Last night in the bar, people started dancing. I don’t mean a little subtle shuffling to quiet music. No, this group got down. Furniture was pushed to the side and Jacob—our eight-year-old—brought out his iPod and replaced the hotel’s eighties pop mix with The Clash.
Of course it turns out that Carla is an amazing dancer. She’s amazing at everything else, so why not dancing, too? At one point I pulled her to the side and asked if this kind of thing happened often at Le Sirenuse. I was picturing the high season: elegant Europeans, a warm breeze, a big house party. “Never,” she said, “never once!” I think this might be why the Sersales like having us here.
The workshops today were glorious but tinged with a bit of sadness. So hard to believe it’s almost over. Tonight is open-mike night, one of the highlights of the conference. Antonio and Carla make the group dinner at their spectacular home, a ten-minute walk from the hotel. After an eggplant Parmesan so delicious that I ask Carla for the recipe, the group settles down in the Sersales’ living room.
Antonio goes first. I’m so glad he decided to read; he didn’t participate in the workshops because he was busy with hotel business, but I know that deep down he wanted to. He’s chosen an eloquent piece about trekking through Nepal. Then about a dozen Sirenlanders read parts of their work. This is the one chance people in John’s workshop have to hear the work of the people in my workshop and vice versa. Even Jacob gets in on the act. He’s put together a two-minute play, titled Positano. In it a character named Antonio (played by Antonio) asks a character named Jacob (played by guess who) how long he plans to stay at Le Sirenuse. Fifty years!
Friday, March 21
A bittersweet day. the final workshop. We critique Gail and Nina, who are both returnees. Gail’s piece is a lovely meditation on a summer camp her family owned in Wisconsin. Nina’s is a memoir about her father’s obsessive-compulsive disorder—very darkly funny stuff.
Hannah, Michael, and I have had so many people come up to us today to say that this was a life-changing experience. A student of John’s told me that this conference came second only to her marriage and the birth of her children. There’s clearly some kind of magic in the combination of the warmth of the Sersales, this gorgeous setting away from it all, and serious attention to the creative act.
Tonight Hannah, Saïd, John, and I give readings in the candlelit dining room, all from new work. Hannah reads from her upcoming novel, The Good Thief, John from his just-published novel, The Commoner, and Saïd from his memoir, When Skateboards Will Be Free. I read brand-new pages from a work in progress, something I normally never do, but here it feels right. I mean, I’ve asked them to take risks all week. So what about practicing what I preach?
Dinner is glorious. A guitar-and-mandolin-playing duo stroll the room. Toasts are made, more tears shed. And after dinner—the dancing, dancing, and more dancing. We end up closing the joint. Roberto, Le Sirenuse’s wonderful bartender, hugs us each goodbye. No, not goodbye. Arrivederci.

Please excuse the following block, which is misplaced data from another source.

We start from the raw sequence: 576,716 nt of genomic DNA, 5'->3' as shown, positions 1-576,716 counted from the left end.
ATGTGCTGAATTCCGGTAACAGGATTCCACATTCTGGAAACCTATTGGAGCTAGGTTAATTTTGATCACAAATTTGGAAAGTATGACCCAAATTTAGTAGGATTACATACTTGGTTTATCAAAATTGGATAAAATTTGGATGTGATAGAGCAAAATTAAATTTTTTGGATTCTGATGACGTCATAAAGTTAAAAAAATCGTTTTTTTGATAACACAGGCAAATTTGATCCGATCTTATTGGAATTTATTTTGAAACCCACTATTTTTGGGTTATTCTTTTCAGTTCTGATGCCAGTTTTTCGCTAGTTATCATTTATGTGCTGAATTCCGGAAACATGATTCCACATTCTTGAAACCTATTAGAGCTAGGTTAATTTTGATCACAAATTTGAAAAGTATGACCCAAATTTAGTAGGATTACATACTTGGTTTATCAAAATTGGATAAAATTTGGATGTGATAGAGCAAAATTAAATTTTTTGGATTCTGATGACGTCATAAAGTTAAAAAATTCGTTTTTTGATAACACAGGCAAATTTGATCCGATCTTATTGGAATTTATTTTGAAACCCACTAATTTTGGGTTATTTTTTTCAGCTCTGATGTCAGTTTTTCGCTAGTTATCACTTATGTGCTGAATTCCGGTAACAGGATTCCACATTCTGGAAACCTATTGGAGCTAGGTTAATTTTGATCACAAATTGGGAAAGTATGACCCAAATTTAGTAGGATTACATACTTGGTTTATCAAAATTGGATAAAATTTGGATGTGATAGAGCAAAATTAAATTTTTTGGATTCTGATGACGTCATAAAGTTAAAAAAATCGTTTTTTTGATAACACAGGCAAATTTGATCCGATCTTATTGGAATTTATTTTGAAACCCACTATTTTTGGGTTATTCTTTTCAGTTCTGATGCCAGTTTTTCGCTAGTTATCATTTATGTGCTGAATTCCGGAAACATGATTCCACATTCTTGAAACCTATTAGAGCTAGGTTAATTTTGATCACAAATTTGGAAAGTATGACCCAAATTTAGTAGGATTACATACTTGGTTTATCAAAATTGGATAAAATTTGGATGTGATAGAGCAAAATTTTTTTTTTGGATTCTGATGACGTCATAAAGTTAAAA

Till we meet again.
Sirenland Writers Conference 2009 will take place March 15–21. Applications are due October 31, 2008. For more information and to apply, go to sirenland.net.
Have Pen, Will Travel: Reading and Writing Workshops
Writing serves as a second calling in many people’s lives, and time off for them is time to turn attention to their manuscripts. As a result writing workshops have sprung up all over. How to know the satisfyingly rigorous from the disappointingly banal? Dani Shapiro says five stand out as ideal for serious students at all levels.
Bread Loaf Writers’ Conference
Since 1926 writers have convened at Vermont’s Middlebury College to workshop their manuscripts. Highly selective, the conference accepted only 21 percent of last year’s applicants, but it does take beginners. Among former Bread Loafers are Toni Morrison and Jhumpa Lahiri; Louise Glück and John Irving have facilitated classes. middlebury.edu/blwc
Summer Literary Seminars
In addition to the regular prose and poetry seminars, this two- to three-week program in St. Petersburg, Russia, offers courses on playwriting, travel writing, and translation. For nearly ten years writers like Dave Eggers, Aimee Bender, and Robert Coover have joined the conference’s participants at Herzen University, adjacent to Nevsky Prospekt. sumlitsem.org
Tin House Summer Writers Workshop
Magazine and book publisher Tin House holds its weeklong workshop at Reed College in Portland, Oregon, with help from esteemed authors like Dorothy Allison, Andrea Barrett, and Colson Whitehead. tinhouse.com
Zoetrope Short Story Writers’ Workshop
Founded by Francis Ford Coppola and run by the editors of the award-winning literary magazine Zoetrope: All-Story, this one-week Belize-based intensive focuses on short fiction. Former teachers have included Robert Olen Butler, George Saunders, and Charles D’Ambrosio. all-story.com
Under the Volcano
Based in the Mexican village of Tepoztlán, this weeklong program offers prose and poetry workshops in both English and Spanish, taught by an international group of writers that includes Elena Poniatowska, Jessica Hagedorn, and Breyten Breytenbach. underthevolcano.org